An example where it might be very useful in a video game is if you have a character that can freely move around a 3D world *and rotate*. This is called the "Piano Mover's Problem." If you tried to run A* naively in this space you will quickly run out of memory. You could make A* work in this space only by doing clever and very complicated techniques involving lazy evaluation and anytime, heirarchical planning. These techniques are often very difficult to understand and end up being fairly slow anyway. This is because A* is necessarily an *optimization* procedure. It is trying to find the "best" path.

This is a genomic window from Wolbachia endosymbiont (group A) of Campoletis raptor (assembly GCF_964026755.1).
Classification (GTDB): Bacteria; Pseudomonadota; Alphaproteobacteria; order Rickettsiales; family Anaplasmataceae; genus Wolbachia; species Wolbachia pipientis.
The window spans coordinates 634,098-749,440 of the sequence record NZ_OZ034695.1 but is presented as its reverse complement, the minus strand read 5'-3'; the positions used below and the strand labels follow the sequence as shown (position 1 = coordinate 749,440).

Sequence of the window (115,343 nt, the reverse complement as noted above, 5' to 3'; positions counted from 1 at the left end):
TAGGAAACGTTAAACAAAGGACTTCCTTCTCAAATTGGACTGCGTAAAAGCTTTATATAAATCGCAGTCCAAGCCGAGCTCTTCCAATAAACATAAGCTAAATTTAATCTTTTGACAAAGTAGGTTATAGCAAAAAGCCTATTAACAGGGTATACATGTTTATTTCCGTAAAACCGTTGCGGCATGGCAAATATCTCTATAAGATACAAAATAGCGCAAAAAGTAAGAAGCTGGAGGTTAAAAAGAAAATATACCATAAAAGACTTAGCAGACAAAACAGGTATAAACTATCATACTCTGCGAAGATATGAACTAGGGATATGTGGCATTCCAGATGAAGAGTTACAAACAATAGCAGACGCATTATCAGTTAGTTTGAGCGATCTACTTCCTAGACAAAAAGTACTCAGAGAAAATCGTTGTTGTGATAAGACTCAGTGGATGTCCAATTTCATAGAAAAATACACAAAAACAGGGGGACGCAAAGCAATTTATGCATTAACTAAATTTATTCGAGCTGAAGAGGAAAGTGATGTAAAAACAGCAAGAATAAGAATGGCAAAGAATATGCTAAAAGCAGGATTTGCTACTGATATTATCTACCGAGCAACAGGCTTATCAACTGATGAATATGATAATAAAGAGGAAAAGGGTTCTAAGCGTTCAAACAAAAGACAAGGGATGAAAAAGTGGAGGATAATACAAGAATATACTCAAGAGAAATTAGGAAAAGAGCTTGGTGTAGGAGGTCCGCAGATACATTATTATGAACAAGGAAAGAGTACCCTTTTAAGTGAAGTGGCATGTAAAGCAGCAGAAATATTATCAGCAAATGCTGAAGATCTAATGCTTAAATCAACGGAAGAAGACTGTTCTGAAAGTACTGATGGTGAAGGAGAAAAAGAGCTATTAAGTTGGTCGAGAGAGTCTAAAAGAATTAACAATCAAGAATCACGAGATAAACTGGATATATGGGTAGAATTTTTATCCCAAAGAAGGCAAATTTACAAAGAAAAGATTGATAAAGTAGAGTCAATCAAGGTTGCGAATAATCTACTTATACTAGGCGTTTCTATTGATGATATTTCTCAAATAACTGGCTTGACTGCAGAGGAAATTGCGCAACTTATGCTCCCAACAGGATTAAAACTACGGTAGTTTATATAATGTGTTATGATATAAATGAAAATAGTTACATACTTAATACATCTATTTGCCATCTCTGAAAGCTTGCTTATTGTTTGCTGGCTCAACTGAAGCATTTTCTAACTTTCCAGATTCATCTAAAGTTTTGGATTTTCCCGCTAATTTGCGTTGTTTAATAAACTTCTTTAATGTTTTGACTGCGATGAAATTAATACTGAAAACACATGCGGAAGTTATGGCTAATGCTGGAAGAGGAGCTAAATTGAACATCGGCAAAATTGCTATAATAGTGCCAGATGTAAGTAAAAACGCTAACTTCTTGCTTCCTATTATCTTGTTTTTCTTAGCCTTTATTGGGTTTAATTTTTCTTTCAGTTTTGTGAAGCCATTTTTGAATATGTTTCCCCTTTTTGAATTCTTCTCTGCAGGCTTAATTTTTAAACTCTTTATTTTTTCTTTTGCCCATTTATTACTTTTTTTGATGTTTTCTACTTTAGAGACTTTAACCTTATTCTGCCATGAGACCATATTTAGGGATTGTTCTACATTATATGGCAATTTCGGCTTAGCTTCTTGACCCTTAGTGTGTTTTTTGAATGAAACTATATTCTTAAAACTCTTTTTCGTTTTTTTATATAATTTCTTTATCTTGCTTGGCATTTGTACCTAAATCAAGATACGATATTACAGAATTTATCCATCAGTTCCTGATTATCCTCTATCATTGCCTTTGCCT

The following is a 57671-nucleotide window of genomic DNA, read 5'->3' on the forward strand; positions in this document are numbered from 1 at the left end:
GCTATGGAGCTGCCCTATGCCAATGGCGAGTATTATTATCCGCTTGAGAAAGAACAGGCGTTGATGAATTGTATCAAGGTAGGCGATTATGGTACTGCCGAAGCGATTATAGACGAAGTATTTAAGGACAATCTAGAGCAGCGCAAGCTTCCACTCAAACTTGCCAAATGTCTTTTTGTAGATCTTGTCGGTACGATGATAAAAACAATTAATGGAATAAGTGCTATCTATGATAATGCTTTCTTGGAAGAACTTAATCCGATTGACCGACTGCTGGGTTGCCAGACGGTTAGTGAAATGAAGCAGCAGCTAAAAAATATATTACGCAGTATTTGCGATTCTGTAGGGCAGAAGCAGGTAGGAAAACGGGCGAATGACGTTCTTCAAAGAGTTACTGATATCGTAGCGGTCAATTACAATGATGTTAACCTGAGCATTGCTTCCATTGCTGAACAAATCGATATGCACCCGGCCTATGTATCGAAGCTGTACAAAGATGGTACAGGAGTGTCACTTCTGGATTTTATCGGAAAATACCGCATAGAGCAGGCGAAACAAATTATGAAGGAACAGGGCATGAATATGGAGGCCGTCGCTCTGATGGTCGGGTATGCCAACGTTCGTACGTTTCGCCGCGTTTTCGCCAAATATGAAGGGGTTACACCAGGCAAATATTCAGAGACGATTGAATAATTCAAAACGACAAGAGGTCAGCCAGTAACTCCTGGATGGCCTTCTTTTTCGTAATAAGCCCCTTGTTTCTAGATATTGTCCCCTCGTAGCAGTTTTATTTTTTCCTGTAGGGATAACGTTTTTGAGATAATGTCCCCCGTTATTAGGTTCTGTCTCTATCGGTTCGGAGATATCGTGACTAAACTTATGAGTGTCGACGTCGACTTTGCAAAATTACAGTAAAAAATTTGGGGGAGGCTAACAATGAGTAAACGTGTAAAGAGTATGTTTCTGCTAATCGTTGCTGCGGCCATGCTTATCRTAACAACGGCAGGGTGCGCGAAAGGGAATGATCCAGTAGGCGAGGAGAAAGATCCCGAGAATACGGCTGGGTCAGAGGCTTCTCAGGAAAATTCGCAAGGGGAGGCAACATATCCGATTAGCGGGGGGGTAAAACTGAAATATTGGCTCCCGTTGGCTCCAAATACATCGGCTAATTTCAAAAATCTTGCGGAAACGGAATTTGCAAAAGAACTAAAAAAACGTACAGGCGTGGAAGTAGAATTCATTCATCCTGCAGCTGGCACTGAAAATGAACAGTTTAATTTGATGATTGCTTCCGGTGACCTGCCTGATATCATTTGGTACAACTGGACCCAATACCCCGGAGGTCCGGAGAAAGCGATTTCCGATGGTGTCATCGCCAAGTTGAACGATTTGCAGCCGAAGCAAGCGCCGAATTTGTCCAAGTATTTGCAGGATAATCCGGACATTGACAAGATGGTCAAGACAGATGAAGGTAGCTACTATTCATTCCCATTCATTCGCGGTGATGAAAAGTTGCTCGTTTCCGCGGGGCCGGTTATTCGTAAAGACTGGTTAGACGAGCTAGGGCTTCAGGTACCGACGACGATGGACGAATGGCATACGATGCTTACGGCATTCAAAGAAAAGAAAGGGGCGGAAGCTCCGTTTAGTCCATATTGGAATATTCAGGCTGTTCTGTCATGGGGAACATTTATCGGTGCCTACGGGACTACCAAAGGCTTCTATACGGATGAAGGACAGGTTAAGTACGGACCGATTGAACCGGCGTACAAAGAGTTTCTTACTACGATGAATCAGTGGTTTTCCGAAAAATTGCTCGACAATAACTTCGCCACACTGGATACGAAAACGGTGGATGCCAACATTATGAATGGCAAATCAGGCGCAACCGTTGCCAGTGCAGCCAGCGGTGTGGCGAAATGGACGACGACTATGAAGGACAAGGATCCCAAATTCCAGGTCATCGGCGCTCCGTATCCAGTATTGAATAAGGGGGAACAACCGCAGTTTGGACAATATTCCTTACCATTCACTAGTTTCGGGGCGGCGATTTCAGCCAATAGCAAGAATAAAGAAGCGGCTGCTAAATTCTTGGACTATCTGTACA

In contrast, an RRT will often give you a "good enough" path much much faster than A*, and in expectation will use far less memory than A* for high dimensional problems.